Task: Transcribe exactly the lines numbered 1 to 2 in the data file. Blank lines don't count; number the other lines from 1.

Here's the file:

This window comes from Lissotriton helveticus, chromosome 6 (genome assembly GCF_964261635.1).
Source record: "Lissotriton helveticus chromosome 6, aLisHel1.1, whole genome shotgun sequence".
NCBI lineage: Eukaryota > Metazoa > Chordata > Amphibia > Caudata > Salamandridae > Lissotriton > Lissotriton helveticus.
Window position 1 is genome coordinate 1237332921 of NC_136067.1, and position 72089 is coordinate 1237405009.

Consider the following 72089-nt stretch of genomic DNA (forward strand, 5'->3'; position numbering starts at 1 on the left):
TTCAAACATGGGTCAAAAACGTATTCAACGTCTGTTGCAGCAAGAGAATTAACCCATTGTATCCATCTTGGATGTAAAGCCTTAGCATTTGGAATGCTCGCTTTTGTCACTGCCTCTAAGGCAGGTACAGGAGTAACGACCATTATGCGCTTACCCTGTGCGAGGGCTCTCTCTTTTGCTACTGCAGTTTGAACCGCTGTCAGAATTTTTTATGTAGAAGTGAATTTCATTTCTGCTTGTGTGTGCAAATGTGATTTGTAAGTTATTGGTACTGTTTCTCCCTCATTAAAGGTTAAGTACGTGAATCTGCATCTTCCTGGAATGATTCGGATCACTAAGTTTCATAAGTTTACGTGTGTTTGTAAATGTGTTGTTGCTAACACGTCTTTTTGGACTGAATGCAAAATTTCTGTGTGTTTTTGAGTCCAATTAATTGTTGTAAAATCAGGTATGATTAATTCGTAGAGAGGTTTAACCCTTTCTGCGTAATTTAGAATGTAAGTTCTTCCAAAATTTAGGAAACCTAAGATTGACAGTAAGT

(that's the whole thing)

This window comes from Lissotriton helveticus, chromosome 6 (genome assembly GCF_964261635.1).
Source record: "Lissotriton helveticus chromosome 6, aLisHel1.1, whole genome shotgun sequence".